a field guide to the planet - by Damon Ramsey
I have visited this area several times; the first as a backpacking traveller some 20 years ago, and then again another two times as an expedition team member with Noble Caledonia.
Bukit Lawang is a small village in the rainforest that serves as the main entry to Gunung Leuser National Park. It is located in the middle of Sumatra, an island of Indonesia. The town sits on the banks of the Bahorok River. This river was once lined with rainforest, but it has been cleared and opened up quite a bit. (You can still hire inner tubes and float down the river).
Bukit Lawang is best known for the largest sanctuary of Sumatran orangutans in the world, and it is thought there are some 5,000 individuals here.
This species is called Pongo abelli, and is a different species from the one found in Borneo. They look pretty similar. There are far less individuals of Sumatran than Borneo Orangutans. There are also less places to easily see them. They are restricted to the island of Sumatra, and within that island, tend to be found more in the north.
There are other primates that can be seen here. One of the highlights of visiting Bukit lawang is that it is the easiest place to see the Thomas Leaf Monkey (langur) in the wild. These are beautifully marked monkeys, with contrasting black, grey and white bodies and faces. "Leaf-eating monkeys" are usually pretty shy and stick to the canopy as they eat (as suggested by the name) leaves, and rarely come down to the ground or get used to humans, (as do the the more omnivorous Macaques - see further down the page). But here, especially around the rubber plantation just outside the rainforest, they are common and often encountered when you go a jungle walk.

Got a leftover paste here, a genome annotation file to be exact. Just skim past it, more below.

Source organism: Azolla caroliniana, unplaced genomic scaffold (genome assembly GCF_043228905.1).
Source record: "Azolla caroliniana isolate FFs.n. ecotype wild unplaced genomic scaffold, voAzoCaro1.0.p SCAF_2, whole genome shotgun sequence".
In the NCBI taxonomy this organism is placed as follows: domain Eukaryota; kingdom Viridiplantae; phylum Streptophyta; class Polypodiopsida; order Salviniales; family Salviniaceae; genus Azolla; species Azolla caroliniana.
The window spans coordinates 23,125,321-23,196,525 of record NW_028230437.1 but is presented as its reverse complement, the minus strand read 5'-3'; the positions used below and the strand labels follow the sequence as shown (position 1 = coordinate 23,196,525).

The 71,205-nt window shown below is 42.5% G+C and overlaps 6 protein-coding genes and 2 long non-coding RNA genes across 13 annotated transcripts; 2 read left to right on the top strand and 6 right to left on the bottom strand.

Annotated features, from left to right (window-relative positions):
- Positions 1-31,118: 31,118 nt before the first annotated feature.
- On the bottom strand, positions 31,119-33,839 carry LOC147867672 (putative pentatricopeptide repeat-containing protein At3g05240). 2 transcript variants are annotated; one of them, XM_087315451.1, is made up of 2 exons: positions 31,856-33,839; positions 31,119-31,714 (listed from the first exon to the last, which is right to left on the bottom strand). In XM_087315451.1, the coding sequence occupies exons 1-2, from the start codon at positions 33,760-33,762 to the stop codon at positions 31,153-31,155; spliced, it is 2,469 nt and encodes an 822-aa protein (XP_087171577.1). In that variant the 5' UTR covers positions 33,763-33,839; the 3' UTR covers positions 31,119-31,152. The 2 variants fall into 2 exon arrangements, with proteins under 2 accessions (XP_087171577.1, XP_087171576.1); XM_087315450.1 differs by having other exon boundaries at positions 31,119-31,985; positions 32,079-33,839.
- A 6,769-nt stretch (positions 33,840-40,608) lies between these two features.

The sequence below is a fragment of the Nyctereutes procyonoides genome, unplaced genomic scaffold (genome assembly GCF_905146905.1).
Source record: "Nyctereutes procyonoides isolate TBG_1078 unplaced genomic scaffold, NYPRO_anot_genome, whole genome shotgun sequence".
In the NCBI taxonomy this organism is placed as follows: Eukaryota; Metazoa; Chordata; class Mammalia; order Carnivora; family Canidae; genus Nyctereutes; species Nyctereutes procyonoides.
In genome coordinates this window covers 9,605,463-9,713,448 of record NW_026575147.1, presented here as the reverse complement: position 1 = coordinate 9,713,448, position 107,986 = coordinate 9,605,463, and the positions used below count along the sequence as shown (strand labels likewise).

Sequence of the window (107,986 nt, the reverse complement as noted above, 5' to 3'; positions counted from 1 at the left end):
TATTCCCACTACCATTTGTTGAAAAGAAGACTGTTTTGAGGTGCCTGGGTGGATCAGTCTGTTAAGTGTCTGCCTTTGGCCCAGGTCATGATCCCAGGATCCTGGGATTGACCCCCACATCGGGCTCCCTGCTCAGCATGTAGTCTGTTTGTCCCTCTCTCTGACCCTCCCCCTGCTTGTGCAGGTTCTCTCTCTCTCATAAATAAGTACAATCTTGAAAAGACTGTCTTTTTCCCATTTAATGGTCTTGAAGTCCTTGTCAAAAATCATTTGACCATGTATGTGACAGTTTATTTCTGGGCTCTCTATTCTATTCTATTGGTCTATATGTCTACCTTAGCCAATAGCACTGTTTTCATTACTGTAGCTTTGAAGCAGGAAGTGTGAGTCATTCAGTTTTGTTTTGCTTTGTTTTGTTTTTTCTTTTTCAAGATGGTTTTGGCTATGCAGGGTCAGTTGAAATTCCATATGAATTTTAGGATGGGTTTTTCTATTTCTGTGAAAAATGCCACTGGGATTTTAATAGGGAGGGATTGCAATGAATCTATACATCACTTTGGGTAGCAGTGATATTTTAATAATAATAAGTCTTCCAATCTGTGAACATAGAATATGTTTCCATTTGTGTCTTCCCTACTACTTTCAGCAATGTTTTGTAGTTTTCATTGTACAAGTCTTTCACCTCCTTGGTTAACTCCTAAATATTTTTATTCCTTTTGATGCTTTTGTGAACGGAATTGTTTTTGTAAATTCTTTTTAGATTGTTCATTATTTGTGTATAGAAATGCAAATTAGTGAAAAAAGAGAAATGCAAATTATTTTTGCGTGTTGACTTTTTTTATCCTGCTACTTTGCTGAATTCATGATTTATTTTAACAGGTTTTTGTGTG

Also, as in many places throughout south-east Asia, Long-tailed Macaques are common.
There are other animals that can be seen here, including snakes and birds. Wildlife is generally easier to see in the rubber plantations on the way to the rainforest. Birds include Drongo, Starlings and Bulbuls around the main lodge and ranger station.
the rubber plantation includes 'working' trees....
There is plenty to do here. There are walks to see the orangutans. The guides have great eyes for the orangs. These are easy grade strolls, but if you are a bit older or have a family, locals can assist you for five dollars.
Just make sure you pick one and remember who he is, or you'll end up paying everyone!
There are also longer hikes, river rafting and tubing, etc. If you go on longer hikes, watch out for the usual spikey palms...
By visiting places such as Bukit Lawang, you are demonstrating that animals living in the wild, such as Sumatran Orangutans in the rainforest, have an economic value. Keep up the good work!
Thinking of travelling again after everything settles down? The first expedition I am booked to work on after the virus is Micronesia, New Guinea & Indonesia in 2021 with Silversea. Meanwhile I am giving a lecture on the Sunshine Coast (Australia) on the "Sounds of suburban south-east Queensland".